The coronavirus pandemic, however, has caused many commercial office buildings to sit idle, potentially leaving poorly maintained buildings with stagnant water in HVAC and plumbing systems where legionella thrive. Legionella is more likely to occur in systems that have been dormant for a prolonged time – weeks or months, at least.

Mold growth in buildings may also be an unexpected side effect of the pandemic. An HVAC system transfers heat and moisture into and out of the air to control the temperature level. In a building, this balance can easily be offset by an inconsistent or inoperable HVAC system. Mold requires three things to grow: water/moisture, proper temperature and a food source, which is typically building materials such as drywall or ceiling tiles.

Globally, environmental prosecutions are on the increase as public awareness of environmental matters grows, and therefore the standard by which businesses are judged becomes higher. Fines and remediation standards are on the increase, and therefore environmental management should be a boardroom priority. 

For more information, please visit AGCS Liability Loss Trends 2020.

Insurtechs Are Specializing

Money has been pouring into insurtechs, reaching a record of almost $2 billion in Q4 2019. Since 2018, investors have put more than $1 billion per quarter into companies seeking to shake up the industry. Not a single market segment has been untouched.

In 2020, the focus will be on innovating with insurtechs that enable incumbents. One report found that 96% of insurers said that they wanted to collaborate with insurtech firms in some way. Those surveyed favored partnerships and the software as a service (SaaS) approach to developing new solutions. There’s a rapidly growing list of insurer and insurtech partnerships.

See also: An Insurtech Reality Check  

Insurtechs are developing to solve niche problems, and most aren’t aiming to tackle every vertical or every phase of the process. We all know the saying, jack of all trades, master of none. Insurtechs are focused on being the master at very specific parts of the value chain. Allianz has partnered with Flock, an insurtech startup offering pay-per-flight drone insurance; Aviva partnered with Digital Risks in the U.K. to develop insurance for startups and small and medium-sized enterprises (SMEs); and State Farm partnered with Cambridge Mobile Telematics to deliver usage-based insurance to drivers in the U.S.

One big driver of these partnerships is the inability of one company to do everything at once. Synergies can be realized when combining complementary skills. In Germany, Generali formed a partnership with Nest to offer homeowners insurance that leverages Nest’s smart home technology. Nest’s technology detects smoke and carbon monoxide and sends alerts to customer’s phones, reducing the risk for the insurer. Nationwide’s partnership with sure.com allows it to sell renters insurance through an app; Nationwide is still handing the underwriting and policy management separately.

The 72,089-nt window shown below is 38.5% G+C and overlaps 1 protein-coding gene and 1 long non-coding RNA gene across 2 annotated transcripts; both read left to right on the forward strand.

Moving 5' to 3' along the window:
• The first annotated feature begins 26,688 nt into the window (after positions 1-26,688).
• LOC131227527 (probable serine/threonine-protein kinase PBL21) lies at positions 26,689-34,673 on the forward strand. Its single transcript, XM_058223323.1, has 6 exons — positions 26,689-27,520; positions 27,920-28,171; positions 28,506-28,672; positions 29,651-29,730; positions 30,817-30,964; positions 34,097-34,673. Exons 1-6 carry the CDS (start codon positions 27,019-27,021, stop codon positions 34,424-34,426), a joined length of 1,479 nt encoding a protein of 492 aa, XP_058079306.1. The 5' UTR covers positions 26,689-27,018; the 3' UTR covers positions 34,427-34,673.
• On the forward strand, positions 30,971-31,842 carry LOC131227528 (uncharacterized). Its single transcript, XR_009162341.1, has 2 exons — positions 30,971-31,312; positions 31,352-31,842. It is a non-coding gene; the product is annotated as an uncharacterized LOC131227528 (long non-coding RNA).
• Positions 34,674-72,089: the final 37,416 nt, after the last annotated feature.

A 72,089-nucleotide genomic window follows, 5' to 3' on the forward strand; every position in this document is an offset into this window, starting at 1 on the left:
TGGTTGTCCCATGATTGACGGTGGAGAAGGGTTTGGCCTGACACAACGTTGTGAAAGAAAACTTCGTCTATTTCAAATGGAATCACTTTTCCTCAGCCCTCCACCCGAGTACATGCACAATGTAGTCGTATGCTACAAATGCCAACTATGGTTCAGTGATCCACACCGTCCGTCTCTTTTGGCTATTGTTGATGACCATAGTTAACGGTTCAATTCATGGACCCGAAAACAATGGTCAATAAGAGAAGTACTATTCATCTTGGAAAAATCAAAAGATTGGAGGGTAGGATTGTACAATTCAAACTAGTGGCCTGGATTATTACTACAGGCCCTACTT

More and more, incumbents are working with several insurtechs that integrate to bring change to every aspect of the industry. 

Insurtechs bring the speed, agility and technological skills that incumbents need.

As Deloitte’s 2020 Insurance Outlook pointed out, “Despite some attempts to upgrade legacy marketing and distribution systems… carriers continue to struggle to drive more effective connections with consumers accustomed to online shopping and self-service.” Trying to bring legacy systems into the current age of digitization simply isn’t working, and, if incumbents try to build in-house, they face a longer time to market and higher costs.

Partnering with an insurtech company allows incumbents to quickly bridge the innovation gap, where technology changes faster than their ability to keep up. The estimated timeframe to develop solutions in-house is around 18 months, whereas you can be up and running in as little as three months if you partner with an insurtech. Moreover, incumbents that partner can respond more quickly to changing customer demands and lessen their risk of losing market share to a competitor. 

See also: How Tech Makes Sector Safer, Smarter  

For their part, insurtechs have realized that seeking to disrupt and replace incumbents can be too costly. To run a successful insurance company, you need significant capital, which is difficult for startups to raise. The insurance industry is also regulation-heavy, making it difficult for newcomers to find a place. Startups struggle to access the complex networks that support insurers. The industry presents too many barriers to independent disruption, but partnership benefits everyone involved.

Insurers are ready to innovate and have the data and distribution networks to support large-scale rollouts. Insurtechs have the technology and the agility to come into a large organization in the midst of change, work with its legacy systems, partner with insurtechs solving other problems in the supply chain and provide immediate value in moving them into the digital world. Both sides of the equation are ready and willing to realize the benefits of working together.

How to Help Microinsurance Spread

Microinsurance is an industry that keeps building momentum. Changes in the global economy have created an emerging middle class that has been underserved by traditional insurance models — and microinsurance offers a needed solution.